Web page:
We have three sets of salivary glands in our mouth and neck, namely the parotid, submandibular, and the sublingual glands. These glands produce saliva that contains special enzymes which helps breaking down food particles, eventually making it easier for us to swallow. Saliva is very critical to good oral health, as it protects our teeth and gums by rinsing away food particles and bacteria and also by helping to counteract acidic foods that can wear down the protective enamel on our teeth.

So the next time you’re brushing your teeth, just take a look at the parts of the mouth that lie farther inside the oral cavity. Know more interesting oral health facts, stay tuned to www.smilestation.in

What do you consider are the most common oral health problems that many face today? An international research division of the American Dental Association, recently released results of a wide-ranging survey of nearly 15,000 adults across every state and their findings are stated below –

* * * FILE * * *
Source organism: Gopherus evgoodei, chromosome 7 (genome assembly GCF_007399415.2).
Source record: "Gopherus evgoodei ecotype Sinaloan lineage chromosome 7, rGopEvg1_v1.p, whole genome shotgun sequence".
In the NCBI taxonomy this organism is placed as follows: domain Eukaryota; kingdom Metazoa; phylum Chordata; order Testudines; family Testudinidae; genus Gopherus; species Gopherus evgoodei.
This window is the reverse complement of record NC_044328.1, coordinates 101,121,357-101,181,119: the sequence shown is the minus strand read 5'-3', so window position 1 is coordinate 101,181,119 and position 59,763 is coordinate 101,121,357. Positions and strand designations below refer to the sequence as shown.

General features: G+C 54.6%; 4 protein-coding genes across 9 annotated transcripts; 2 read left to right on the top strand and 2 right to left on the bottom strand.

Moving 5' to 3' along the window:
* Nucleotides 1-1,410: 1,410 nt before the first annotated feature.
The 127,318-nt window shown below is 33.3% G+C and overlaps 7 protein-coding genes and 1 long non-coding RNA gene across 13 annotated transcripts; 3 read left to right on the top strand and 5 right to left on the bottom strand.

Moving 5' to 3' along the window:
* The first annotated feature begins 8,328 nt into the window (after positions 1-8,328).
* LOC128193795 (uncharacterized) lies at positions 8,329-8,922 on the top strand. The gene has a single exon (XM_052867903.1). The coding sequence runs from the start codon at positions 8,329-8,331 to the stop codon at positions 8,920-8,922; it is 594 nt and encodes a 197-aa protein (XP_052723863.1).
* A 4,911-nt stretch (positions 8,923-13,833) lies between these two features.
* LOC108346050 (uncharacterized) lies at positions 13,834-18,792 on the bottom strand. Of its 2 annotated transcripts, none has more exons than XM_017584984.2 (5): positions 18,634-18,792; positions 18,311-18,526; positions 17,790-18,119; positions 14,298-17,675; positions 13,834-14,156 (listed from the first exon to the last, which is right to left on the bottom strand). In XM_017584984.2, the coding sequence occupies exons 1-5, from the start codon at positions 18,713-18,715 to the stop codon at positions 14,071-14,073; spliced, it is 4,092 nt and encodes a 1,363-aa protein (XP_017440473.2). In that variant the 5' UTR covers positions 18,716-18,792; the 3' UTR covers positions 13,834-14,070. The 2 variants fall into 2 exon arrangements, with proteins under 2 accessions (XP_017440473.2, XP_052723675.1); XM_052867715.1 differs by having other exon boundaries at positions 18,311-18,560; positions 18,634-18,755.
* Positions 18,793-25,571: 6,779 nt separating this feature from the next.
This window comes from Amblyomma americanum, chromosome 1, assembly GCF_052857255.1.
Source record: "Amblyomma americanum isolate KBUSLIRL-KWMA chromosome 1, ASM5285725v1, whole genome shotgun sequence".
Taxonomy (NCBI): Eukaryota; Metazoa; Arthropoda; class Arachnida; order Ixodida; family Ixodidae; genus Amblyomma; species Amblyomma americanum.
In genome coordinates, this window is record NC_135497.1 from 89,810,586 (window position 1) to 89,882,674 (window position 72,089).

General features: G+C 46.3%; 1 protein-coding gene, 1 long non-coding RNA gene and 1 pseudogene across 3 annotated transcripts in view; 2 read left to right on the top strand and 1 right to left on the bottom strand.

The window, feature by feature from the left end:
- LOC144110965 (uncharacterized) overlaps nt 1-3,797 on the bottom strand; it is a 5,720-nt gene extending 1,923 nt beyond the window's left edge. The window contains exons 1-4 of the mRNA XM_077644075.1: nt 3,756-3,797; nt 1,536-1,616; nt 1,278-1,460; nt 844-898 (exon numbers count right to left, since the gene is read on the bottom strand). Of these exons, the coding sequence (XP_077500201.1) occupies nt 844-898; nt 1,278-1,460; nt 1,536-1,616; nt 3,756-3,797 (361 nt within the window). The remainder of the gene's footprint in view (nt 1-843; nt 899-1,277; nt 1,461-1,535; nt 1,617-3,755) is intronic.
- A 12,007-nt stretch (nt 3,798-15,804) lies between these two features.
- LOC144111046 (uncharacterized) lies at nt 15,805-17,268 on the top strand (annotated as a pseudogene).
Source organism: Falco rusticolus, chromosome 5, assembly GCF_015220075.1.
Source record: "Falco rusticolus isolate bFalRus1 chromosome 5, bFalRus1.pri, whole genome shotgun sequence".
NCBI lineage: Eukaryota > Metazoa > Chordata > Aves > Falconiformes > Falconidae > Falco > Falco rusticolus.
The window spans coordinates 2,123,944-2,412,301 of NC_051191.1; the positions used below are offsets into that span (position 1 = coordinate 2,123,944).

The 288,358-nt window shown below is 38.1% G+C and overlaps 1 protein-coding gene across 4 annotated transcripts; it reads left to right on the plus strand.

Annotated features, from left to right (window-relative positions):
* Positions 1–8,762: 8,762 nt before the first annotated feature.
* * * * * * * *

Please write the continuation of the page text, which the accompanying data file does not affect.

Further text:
For the population as big as this, the major issue experienced by 33% of respondents was dry mouth. AKA‘xerostomia’, the dry mouth scenario generally results from insufficient saliva production in the mouth. This is usually a side effect of many medications, and it can also be caused by certain diseases. Dry mouth happens occasionally, it is an inconvenience, but considered as a constant problem that can lead to tooth decay.